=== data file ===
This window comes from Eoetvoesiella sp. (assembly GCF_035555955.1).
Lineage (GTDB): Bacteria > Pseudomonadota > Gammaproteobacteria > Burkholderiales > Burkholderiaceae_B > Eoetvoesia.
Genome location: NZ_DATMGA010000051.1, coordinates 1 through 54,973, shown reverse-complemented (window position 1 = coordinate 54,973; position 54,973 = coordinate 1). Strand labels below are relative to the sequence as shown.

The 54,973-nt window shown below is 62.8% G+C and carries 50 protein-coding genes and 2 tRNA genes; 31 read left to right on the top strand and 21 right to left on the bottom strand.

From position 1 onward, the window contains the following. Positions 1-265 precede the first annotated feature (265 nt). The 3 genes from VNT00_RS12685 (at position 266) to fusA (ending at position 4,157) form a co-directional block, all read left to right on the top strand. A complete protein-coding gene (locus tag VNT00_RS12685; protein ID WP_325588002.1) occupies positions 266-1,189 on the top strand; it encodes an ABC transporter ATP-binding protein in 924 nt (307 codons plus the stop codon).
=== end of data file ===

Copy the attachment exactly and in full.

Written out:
This window comes from Eoetvoesiella sp. (assembly GCF_035555955.1).
Lineage (GTDB): Bacteria > Pseudomonadota > Gammaproteobacteria > Burkholderiales > Burkholderiaceae_B > Eoetvoesia.
Genome location: NZ_DATMGA010000051.1, coordinates 1 through 54,973, shown reverse-complemented (window position 1 = coordinate 54,973; position 54,973 = coordinate 1). Strand labels below are relative to the sequence as shown.

The 54,973-nt window shown below is 62.8% G+C and carries 50 protein-coding genes and 2 tRNA genes; 31 read left to right on the top strand and 21 right to left on the bottom strand.

From position 1 onward, the window contains the following. Positions 1-265 precede the first annotated feature (265 nt). The 3 genes from VNT00_RS12685 (at position 266) to fusA (ending at position 4,157) form a co-directional block, all read left to right on the top strand. A complete protein-coding gene (locus tag VNT00_RS12685; protein ID WP_325588002.1) occupies positions 266-1,189 on the top strand; it encodes an ABC transporter ATP-binding protein in 924 nt (307 codons plus the stop codon).